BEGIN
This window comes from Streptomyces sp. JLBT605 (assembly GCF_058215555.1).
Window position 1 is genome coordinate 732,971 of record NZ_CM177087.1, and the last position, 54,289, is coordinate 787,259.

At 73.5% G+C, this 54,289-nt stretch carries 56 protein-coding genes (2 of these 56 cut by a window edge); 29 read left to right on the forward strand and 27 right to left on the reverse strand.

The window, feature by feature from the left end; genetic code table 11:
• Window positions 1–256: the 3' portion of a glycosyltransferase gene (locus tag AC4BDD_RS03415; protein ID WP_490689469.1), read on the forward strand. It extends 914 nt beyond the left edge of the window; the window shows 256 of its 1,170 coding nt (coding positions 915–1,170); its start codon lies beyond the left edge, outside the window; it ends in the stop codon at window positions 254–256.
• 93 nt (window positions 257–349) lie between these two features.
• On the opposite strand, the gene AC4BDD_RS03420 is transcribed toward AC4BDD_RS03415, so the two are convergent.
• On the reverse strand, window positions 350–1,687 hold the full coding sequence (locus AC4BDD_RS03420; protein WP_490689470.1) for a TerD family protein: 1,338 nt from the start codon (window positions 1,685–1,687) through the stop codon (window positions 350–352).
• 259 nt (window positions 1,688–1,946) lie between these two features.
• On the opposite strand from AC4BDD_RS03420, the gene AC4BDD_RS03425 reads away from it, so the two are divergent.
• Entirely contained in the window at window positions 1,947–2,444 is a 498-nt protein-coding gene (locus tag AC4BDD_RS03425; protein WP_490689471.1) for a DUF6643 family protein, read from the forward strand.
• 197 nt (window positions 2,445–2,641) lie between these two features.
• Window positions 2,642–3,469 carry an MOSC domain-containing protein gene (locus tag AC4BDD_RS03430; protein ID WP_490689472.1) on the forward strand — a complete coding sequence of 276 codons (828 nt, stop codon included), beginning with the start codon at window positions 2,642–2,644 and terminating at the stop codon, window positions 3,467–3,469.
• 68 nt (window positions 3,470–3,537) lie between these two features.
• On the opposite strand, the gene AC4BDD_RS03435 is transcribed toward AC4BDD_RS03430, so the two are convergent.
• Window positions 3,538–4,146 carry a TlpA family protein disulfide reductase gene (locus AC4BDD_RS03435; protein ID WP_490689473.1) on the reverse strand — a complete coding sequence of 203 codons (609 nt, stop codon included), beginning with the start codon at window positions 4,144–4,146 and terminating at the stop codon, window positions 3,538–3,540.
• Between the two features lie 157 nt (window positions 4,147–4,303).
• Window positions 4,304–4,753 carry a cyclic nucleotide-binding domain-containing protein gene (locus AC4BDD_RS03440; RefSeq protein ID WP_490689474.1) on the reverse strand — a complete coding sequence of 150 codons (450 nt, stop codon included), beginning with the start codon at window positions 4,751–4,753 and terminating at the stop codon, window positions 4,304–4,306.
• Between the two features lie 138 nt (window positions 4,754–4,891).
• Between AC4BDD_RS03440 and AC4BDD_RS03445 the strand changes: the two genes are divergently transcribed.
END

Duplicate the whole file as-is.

This window comes from Streptomyces sp. JLBT605 (assembly GCF_058215555.1).
Window position 1 is genome coordinate 732,971 of record NZ_CM177087.1, and the last position, 54,289, is coordinate 787,259.

At 73.5% G+C, this 54,289-nt stretch carries 56 protein-coding genes (2 of these 56 cut by a window edge); 29 read left to right on the forward strand and 27 right to left on the reverse strand.

The window, feature by feature from the left end; genetic code table 11:
• Window positions 1–256: the 3' portion of a glycosyltransferase gene (locus tag AC4BDD_RS03415; protein ID WP_490689469.1), read on the forward strand. It extends 914 nt beyond the left edge of the window; the window shows 256 of its 1,170 coding nt (coding positions 915–1,170); its start codon lies beyond the left edge, outside the window; it ends in the stop codon at window positions 254–256.
• 93 nt (window positions 257–349) lie between these two features.
• On the opposite strand, the gene AC4BDD_RS03420 is transcribed toward AC4BDD_RS03415, so the two are convergent.
• On the reverse strand, window positions 350–1,687 hold the full coding sequence (locus AC4BDD_RS03420; protein WP_490689470.1) for a TerD family protein: 1,338 nt from the start codon (window positions 1,685–1,687) through the stop codon (window positions 350–352).
• 259 nt (window positions 1,688–1,946) lie between these two features.
• On the opposite strand from AC4BDD_RS03420, the gene AC4BDD_RS03425 reads away from it, so the two are divergent.
• Entirely contained in the window at window positions 1,947–2,444 is a 498-nt protein-coding gene (locus tag AC4BDD_RS03425; protein WP_490689471.1) for a DUF6643 family protein, read from the forward strand.
• 197 nt (window positions 2,445–2,641) lie between these two features.
• Window positions 2,642–3,469 carry an MOSC domain-containing protein gene (locus tag AC4BDD_RS03430; protein ID WP_490689472.1) on the forward strand — a complete coding sequence of 276 codons (828 nt, stop codon included), beginning with the start codon at window positions 2,642–2,644 and terminating at the stop codon, window positions 3,467–3,469.
• 68 nt (window positions 3,470–3,537) lie between these two features.
• On the opposite strand, the gene AC4BDD_RS03435 is transcribed toward AC4BDD_RS03430, so the two are convergent.
• Window positions 3,538–4,146 carry a TlpA family protein disulfide reductase gene (locus AC4BDD_RS03435; protein ID WP_490689473.1) on the reverse strand — a complete coding sequence of 203 codons (609 nt, stop codon included), beginning with the start codon at window positions 4,144–4,146 and terminating at the stop codon, window positions 3,538–3,540.
• Between the two features lie 157 nt (window positions 4,147–4,303).
• Window positions 4,304–4,753 carry a cyclic nucleotide-binding domain-containing protein gene (locus AC4BDD_RS03440; RefSeq protein ID WP_490689474.1) on the reverse strand — a complete coding sequence of 150 codons (450 nt, stop codon included), beginning with the start codon at window positions 4,751–4,753 and terminating at the stop codon, window positions 4,304–4,306.
• Between the two features lie 138 nt (window positions 4,754–4,891).
• Between AC4BDD_RS03440 and AC4BDD_RS03445 the strand changes: the two genes are divergently transcribed.